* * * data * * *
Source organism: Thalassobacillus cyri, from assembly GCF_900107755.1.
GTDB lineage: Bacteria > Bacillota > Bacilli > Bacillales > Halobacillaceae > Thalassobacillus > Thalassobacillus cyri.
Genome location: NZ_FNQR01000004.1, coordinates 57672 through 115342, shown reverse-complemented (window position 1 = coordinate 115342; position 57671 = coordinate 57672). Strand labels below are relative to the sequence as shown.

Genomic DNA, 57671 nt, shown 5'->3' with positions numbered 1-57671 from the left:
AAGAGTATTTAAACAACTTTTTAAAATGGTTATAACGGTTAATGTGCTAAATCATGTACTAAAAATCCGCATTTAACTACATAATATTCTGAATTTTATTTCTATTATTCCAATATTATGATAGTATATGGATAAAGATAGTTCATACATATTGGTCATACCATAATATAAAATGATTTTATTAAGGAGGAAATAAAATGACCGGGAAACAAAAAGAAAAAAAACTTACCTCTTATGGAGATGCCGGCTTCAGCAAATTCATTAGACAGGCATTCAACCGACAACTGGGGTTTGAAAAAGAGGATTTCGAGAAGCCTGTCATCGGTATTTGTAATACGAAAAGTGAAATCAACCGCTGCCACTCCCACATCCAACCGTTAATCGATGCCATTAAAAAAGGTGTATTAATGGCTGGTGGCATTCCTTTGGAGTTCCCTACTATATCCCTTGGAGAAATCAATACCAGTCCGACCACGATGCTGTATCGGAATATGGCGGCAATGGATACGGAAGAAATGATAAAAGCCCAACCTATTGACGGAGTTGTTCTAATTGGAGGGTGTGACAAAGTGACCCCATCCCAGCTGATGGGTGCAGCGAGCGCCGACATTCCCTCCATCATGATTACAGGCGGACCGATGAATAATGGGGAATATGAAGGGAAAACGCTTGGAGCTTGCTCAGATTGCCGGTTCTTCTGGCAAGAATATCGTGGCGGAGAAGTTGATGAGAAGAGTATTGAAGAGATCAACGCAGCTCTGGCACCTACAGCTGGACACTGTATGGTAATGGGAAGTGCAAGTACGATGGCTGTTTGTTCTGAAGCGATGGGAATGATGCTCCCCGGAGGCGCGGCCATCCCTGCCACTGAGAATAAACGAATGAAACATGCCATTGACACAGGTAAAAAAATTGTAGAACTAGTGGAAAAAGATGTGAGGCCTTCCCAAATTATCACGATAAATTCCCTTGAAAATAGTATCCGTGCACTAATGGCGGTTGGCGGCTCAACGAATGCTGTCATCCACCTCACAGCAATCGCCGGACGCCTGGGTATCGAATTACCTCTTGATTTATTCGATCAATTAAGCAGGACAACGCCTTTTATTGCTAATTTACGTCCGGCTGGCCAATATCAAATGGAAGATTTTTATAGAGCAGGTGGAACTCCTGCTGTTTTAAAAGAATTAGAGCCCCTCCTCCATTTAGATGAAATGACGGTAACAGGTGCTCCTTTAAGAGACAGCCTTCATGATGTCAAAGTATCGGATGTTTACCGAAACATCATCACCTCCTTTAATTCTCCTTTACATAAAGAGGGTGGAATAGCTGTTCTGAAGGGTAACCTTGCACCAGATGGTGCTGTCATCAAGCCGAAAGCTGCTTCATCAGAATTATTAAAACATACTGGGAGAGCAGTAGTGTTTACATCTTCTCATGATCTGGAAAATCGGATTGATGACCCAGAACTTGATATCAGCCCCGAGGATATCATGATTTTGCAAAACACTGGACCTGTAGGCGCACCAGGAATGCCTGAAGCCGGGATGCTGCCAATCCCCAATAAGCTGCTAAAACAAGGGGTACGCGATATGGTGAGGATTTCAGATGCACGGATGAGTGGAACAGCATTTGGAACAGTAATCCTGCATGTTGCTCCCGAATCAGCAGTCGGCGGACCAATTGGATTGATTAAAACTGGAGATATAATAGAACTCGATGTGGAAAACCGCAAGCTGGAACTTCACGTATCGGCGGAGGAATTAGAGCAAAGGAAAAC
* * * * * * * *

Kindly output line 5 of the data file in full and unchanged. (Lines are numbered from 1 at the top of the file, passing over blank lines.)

AAGAGTATTTAAACAACTTTTTAAAATGGTTATAACGGTTAATGTGCTAAATCATGTACTAAAAATCCGCATTTAACTACATAATATTCTGAATTTTATTTCTATTATTCCAATATTATGATAGTATATGGATAAAGATAGTTCATACATATTGGTCATACCATAATATAAAATGATTTTATTAAGGAGGAAATAAAATGACCGGGAAACAAAAAGAAAAAAAACTTACCTCTTATGGAGATGCCGGCTTCAGCAAATTCATTAGACAGGCATTCAACCGACAACTGGGGTTTGAAAAAGAGGATTTCGAGAAGCCTGTCATCGGTATTTGTAATACGAAAAGTGAAATCAACCGCTGCCACTCCCACATCCAACCGTTAATCGATGCCATTAAAAAAGGTGTATTAATGGCTGGTGGCATTCCTTTGGAGTTCCCTACTATATCCCTTGGAGAAATCAATACCAGTCCGACCACGATGCTGTATCGGAATATGGCGGCAATGGATACGGAAGAAATGATAAAAGCCCAACCTATTGACGGAGTTGTTCTAATTGGAGGGTGTGACAAAGTGACCCCATCCCAGCTGATGGGTGCAGCGAGCGCCGACATTCCCTCCATCATGATTACAGGCGGACCGATGAATAATGGGGAATATGAAGGGAAAACGCTTGGAGCTTGCTCAGATTGCCGGTTCTTCTGGCAAGAATATCGTGGCGGAGAAGTTGATGAGAAGAGTATTGAAGAGATCAACGCAGCTCTGGCACCTACAGCTGGACACTGTATGGTAATGGGAAGTGCAAGTACGATGGCTGTTTGTTCTGAAGCGATGGGAATGATGCTCCCCGGAGGCGCGGCCATCCCTGCCACTGAGAATAAACGAATGAAACATGCCATTGACACAGGTAAAAAAATTGTAGAACTAGTGGAAAAAGATGTGAGGCCTTCCCAAATTATCACGATAAATTCCCTTGAAAATAGTATCCGTGCACTAATGGCGGTTGGCGGCTCAACGAATGCTGTCATCCACCTCACAGCAATCGCCGGACGCCTGGGTATCGAATTACCTCTTGATTTATTCGATCAATTAAGCAGGACAACGCCTTTTATTGCTAATTTACGTCCGGCTGGCCAATATCAAATGGAAGATTTTTATAGAGCAGGTGGAACTCCTGCTGTTTTAAAAGAATTAGAGCCCCTCCTCCATTTAGATGAAATGACGGTAACAGGTGCTCCTTTAAGAGACAGCCTTCATGATGTCAAAGTATCGGATGTTTACCGAAACATCATCACCTCCTTTAATTCTCCTTTACATAAAGAGGGTGGAATAGCTGTTCTGAAGGGTAACCTTGCACCAGATGGTGCTGTCATCAAGCCGAAAGCTGCTTCATCAGAATTATTAAAACATACTGGGAGAGCAGTAGTGTTTACATCTTCTCATGATCTGGAAAATCGGATTGATGACCCAGAACTTGATATCAGCCCCGAGGATATCATGATTTTGCAAAACACTGGACCTGTAGGCGCACCAGGAATGCCTGAAGCCGGGATGCTGCCAATCCCCAATAAGCTGCTAAAACAAGGGGTACGCGATATGGTGAGGATTTCAGATGCACGGATGAGTGGAACAGCATTTGGAACAGTAATCCTGCATGTTGCTCCCGAATCAGCAGTCGGCGGACCAATTGGATTGATTAAAACTGGAGATATAATAGAACTCGATGTGGAAAACCGCAAGCTGGAACTTCACGTATCGGCGGAGGAATTAGAGCAAAGGAAAAC